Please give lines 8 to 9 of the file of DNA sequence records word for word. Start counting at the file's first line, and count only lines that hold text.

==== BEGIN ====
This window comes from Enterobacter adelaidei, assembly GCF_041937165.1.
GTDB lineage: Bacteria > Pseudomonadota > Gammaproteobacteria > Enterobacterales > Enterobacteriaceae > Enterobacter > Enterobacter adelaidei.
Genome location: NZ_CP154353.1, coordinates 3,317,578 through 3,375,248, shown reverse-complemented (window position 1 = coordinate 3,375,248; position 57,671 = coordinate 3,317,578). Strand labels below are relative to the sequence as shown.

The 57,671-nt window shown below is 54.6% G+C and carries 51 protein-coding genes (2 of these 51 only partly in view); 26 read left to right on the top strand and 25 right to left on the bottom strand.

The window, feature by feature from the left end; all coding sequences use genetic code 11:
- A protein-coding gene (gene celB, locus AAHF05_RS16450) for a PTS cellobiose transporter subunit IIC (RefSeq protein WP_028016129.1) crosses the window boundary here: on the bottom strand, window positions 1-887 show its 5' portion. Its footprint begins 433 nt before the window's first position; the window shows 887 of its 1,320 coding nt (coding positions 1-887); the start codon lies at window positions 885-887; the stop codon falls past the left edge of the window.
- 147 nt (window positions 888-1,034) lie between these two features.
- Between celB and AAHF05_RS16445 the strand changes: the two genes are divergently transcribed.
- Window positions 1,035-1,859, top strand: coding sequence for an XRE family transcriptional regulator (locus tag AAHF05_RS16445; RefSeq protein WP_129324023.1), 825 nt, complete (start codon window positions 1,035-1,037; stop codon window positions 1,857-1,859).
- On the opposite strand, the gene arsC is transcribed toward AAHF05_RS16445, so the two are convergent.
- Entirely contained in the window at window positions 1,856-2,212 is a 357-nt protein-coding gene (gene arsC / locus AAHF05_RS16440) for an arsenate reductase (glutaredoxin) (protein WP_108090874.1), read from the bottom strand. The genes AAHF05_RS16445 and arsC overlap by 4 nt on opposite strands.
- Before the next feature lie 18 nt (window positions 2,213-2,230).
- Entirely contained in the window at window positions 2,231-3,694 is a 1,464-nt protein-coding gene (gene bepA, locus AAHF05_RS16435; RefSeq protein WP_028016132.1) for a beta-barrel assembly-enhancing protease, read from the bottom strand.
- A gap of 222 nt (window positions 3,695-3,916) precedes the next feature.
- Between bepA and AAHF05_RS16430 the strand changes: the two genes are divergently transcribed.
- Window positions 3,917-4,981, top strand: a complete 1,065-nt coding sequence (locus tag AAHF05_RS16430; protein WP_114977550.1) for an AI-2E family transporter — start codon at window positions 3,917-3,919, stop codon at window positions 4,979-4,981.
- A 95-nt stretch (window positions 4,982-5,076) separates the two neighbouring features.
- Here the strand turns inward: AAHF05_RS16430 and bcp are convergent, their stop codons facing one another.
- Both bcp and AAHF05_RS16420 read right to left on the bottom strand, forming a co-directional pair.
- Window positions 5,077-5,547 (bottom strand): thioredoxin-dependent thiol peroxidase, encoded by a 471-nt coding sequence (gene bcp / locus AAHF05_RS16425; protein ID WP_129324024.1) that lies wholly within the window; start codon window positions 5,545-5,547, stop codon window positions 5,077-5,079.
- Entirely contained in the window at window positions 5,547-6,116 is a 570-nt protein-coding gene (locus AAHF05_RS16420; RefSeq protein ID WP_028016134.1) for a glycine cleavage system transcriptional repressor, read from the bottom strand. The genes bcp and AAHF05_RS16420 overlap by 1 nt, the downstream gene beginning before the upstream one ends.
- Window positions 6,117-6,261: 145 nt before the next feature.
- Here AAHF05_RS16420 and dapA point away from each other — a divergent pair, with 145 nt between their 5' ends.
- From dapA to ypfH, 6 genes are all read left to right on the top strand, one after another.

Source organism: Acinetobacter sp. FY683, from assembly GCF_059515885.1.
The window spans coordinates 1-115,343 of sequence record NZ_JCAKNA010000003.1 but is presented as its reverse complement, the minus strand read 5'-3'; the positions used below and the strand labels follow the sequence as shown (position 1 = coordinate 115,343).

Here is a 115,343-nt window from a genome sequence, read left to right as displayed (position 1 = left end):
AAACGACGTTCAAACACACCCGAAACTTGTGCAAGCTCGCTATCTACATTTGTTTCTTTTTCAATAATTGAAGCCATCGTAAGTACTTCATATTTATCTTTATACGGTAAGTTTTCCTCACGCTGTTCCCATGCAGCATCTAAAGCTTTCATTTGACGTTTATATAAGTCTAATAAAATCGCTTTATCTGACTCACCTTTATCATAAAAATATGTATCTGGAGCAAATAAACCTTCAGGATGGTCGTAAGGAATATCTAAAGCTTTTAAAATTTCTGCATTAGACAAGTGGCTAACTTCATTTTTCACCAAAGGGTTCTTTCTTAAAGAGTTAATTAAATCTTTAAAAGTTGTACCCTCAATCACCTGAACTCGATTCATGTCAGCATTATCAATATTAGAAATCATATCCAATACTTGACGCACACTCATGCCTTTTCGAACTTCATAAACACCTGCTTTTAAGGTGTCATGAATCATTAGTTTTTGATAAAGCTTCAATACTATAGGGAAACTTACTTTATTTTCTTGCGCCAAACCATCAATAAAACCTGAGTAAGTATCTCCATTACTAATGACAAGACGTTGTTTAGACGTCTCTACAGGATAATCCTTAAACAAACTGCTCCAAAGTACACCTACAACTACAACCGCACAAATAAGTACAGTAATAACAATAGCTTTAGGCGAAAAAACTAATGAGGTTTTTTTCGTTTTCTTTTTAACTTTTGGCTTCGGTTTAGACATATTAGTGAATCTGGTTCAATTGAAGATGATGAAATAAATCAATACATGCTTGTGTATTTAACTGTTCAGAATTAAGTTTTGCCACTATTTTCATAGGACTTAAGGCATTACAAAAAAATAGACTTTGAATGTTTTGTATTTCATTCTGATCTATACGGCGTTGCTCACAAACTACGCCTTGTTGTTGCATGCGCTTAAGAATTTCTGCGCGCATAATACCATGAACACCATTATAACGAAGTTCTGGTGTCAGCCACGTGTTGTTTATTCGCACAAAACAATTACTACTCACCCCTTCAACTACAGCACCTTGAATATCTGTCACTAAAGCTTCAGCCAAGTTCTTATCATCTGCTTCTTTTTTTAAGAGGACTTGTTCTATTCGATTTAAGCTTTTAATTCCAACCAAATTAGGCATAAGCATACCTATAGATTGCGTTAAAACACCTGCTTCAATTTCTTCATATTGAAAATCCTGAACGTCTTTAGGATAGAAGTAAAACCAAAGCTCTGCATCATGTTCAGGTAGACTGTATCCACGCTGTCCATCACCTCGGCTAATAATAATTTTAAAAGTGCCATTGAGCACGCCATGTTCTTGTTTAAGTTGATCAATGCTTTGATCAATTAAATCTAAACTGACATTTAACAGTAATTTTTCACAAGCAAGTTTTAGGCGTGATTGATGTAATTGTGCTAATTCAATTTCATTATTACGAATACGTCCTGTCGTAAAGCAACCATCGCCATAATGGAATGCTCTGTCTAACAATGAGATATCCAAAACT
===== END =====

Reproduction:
- Between celB and AAHF05_RS16445 the strand changes: the two genes are divergently transcribed.
- Window positions 1,035-1,859, top strand: coding sequence for an XRE family transcriptional regulator (locus tag AAHF05_RS16445; RefSeq protein WP_129324023.1), 825 nt, complete (start codon window positions 1,035-1,037; stop codon window positions 1,857-1,859).